Westernised Lifestyle Plays A Major Role In Infertility: Dr Rita Bakshi

In an exclusive conversation with BW Healthcareworld, Dr Rita Bakshi, Founder of RISAA IVF, sheds light on major reasons behind rising cases of infertility among couples and it's relationship with the pandemic.

Dr Rita Bakshi, Founder of RISAA IVF is an IVF specialist with a backdrop from AIIMS, Lady Hardinge Medical College and St Stephens. Her work with institutes from Singapore, Germany and Belgium has delineated her worthy experience in the fields of Gynecology, Obstetrics, Laparoscopy and Assisted Reproduction. She has proficiency in IVF, IUI, ICSI, surrogacy, recurrent miscarriage, endometriosis and ovulatory disorders and their treatments.

BW Healthcareworld engages with Dr Rita Bakshi, to get deeper insights on rising infertility among couples, major reasons behind it and it's relationship with the pandemic. Excerpts:

How have the fertility rates of couples in metros been impacted by COVID? Please share trends and statistics.

COVID has been found to have no direct impact on fertility. SARS-CoV-2 infection is unlikely to have long-term effects on male and female reproductive function. There is fear in the mind of people owing to COVID-19. The pandemic has not only affected the physical health of individuals but also adversely affected mental health and social interaction. It has resulted in depression, anxiety, stress, social isolation. All this may have an indirect impact on the fertility of the couples. 

The second phase of data collected by the National Family Health Survey-5 (NFHS-5) for 2019-21 was released on November 24, 2021. The survey was conducted in two phases due to the COVID-19 pandemic. The data was collected in the first phase from 22 states and union territories before the COVID-19 pandemic was released in December 2020. According to NFHS-5, for the first time in India, the birth rate has fallen below the replacement ratio of 2.1. According to the survey, the country's fertility rate has come down to just 2 from 2.2 in the NFHS-4 (2015-2016) and 2.7 in the NFHS-3 (2005-2006). The fertility rate is 1.6 in urban areas, while it is still 2.1 in rural areas which is equivalent to the replacement rate. According to the NFHS-5, only five states of the country, Bihar (3.0), Meghalaya (2.9), Uttar Pradesh (2.7), Jharkhand (2.4) and Manipur (2.2) have recorded relatively high fertility rates and this is also above the replacement rate. From 1950 to 2021, the fertility rate has come down from 5.9 to 2.

Why do you think this has happened?

The burden of infertility is linked with the changing lifestyle, increased use of contraceptives and exposure to toxins. Stress, sedentary lifestyle, fancying consumption of alcohol and tobacco, obesity increases the chances for sperms to die. All these contribute to the declining rates of fertility. COVID-19 is not the only wrongdoer. There is not only a decline in female fertility but male fertility is also attributed to it. In metro cities like Delhi, Mumbai and Chennai, over 15 per cent of the male population is infertile. This rate is greater than that of the female infertility rate.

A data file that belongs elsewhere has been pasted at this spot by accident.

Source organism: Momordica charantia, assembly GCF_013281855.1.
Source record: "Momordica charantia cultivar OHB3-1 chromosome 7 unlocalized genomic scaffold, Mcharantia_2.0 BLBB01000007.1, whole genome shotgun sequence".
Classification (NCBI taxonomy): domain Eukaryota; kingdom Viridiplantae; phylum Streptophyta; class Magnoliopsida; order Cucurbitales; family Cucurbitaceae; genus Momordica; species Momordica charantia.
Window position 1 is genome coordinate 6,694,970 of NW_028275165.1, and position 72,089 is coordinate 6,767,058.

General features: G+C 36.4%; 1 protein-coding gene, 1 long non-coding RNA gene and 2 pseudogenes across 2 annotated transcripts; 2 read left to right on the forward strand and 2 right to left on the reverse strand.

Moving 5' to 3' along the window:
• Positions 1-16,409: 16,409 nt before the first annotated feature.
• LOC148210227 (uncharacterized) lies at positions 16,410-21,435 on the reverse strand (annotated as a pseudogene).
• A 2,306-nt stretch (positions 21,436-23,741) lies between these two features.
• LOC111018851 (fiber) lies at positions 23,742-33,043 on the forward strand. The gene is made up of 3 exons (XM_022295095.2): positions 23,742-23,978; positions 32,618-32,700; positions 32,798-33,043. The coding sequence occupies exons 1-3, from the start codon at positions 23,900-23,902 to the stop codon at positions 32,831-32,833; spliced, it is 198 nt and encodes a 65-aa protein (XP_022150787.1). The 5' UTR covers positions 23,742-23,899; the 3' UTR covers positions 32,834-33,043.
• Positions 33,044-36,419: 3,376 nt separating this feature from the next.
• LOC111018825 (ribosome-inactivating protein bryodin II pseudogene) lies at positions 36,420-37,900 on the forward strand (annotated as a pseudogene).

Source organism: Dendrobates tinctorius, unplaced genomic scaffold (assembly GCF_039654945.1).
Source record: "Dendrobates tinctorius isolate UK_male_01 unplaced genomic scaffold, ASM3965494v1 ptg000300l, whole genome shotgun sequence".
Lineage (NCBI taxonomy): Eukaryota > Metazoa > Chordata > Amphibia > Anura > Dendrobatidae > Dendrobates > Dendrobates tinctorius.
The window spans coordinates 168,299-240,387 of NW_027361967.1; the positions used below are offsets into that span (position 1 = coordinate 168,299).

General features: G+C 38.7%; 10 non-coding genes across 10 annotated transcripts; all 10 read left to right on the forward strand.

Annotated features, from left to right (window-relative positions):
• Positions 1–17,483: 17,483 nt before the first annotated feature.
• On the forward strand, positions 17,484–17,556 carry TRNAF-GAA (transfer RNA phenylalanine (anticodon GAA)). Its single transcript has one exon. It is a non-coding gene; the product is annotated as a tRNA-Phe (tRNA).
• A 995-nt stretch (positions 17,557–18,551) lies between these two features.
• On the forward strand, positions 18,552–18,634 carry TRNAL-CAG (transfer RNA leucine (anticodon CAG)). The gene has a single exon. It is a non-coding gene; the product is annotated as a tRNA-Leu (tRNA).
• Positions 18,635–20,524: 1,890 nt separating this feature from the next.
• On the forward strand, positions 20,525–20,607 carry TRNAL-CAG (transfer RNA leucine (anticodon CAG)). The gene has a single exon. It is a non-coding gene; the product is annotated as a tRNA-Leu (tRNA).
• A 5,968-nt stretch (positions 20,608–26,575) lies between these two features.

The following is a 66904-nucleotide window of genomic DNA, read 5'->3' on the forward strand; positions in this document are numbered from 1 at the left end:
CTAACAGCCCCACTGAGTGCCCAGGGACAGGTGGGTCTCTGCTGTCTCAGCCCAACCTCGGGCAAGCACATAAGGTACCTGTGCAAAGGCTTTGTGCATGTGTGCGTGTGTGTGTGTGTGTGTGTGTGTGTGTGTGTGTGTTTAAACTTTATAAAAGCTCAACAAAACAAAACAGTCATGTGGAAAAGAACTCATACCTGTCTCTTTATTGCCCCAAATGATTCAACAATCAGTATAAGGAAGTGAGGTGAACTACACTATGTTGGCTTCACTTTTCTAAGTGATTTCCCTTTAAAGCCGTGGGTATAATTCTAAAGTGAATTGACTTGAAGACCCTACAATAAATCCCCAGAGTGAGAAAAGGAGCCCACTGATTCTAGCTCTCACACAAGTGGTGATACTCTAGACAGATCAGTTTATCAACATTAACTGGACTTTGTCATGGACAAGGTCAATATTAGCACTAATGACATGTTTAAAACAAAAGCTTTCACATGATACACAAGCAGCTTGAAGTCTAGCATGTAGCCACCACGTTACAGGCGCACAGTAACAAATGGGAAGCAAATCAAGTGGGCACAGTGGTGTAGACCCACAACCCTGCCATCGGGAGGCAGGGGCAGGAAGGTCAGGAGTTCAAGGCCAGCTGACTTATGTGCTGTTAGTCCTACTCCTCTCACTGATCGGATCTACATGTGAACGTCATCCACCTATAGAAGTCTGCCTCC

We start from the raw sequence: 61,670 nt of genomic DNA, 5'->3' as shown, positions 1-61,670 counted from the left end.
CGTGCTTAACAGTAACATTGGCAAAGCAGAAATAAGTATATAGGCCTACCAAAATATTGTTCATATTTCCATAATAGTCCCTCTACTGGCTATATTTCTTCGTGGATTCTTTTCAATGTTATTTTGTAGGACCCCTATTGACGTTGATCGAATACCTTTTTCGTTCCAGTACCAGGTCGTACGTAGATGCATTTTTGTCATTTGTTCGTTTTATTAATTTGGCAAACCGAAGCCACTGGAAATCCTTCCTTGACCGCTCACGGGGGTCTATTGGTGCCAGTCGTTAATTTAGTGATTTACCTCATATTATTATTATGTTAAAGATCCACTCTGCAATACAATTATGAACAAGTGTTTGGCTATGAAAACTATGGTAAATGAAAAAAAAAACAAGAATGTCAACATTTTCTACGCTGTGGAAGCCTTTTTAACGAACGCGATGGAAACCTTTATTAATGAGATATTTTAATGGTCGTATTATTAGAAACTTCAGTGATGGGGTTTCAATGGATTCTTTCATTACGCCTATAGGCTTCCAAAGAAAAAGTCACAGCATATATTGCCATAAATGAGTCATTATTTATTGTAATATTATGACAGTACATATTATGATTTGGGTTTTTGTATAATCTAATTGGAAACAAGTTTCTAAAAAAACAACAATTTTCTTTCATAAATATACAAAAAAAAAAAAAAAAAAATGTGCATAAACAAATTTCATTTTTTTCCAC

Do you feel this trend will become the norm in the future?

Stress, obesity, sedentary lifestyle, smoking and alcohol, polluted environment are the contributing factors to declining pregnancy rates. Westernised lifestyle and contaminated environment play a major part in infertility amongst couples and increased miscarriage. Reduction in testosterone in males and estrogen in females results in loss of libido. As the age increases, sperm motility and quality decrease. COVID-19 has not directly impacted implantation of pregnancy and miscarriage rates. No such evidence has been found in seminal fluid or follicular fluid.

Is this a pan-India or global phenomenon?

It’s a global phenomenon, but in a country like ours with overcrowding and thus causing fast spread, problems can be more. There are more chances of the spread of the virus because of overpopulation. 

Fertility rates have fallen not just in India but worldwide. The main reasons behind it are the expanding opportunities for women, their work shifts, increasing labour market participation, stress, changing lifestyle, eating and drinking habits, urbanisation of families. Urban women have a prime focus on career and education. 

How has the pandemic changed relationships among couples?

Relationships among couples have changed keeping in view the stress and fear of the pandemic leading to generalised depression and anxiety which is bound to affect the sex life of the couple, hence adding to fertility problems even more. There are couples who are facing economic hardships, some of them have lost their jobs and are stressed figuring out how to pay rent or to take care of their children. While other couples are self-sufficient, they may be able to take benefit and spend quality time together. Some couples faced increased anxiety, stress due to their valid reasons, which has shaped a strained relationship, regardless of love and regard. Pandemic-related stress had an impact on the relationships. 


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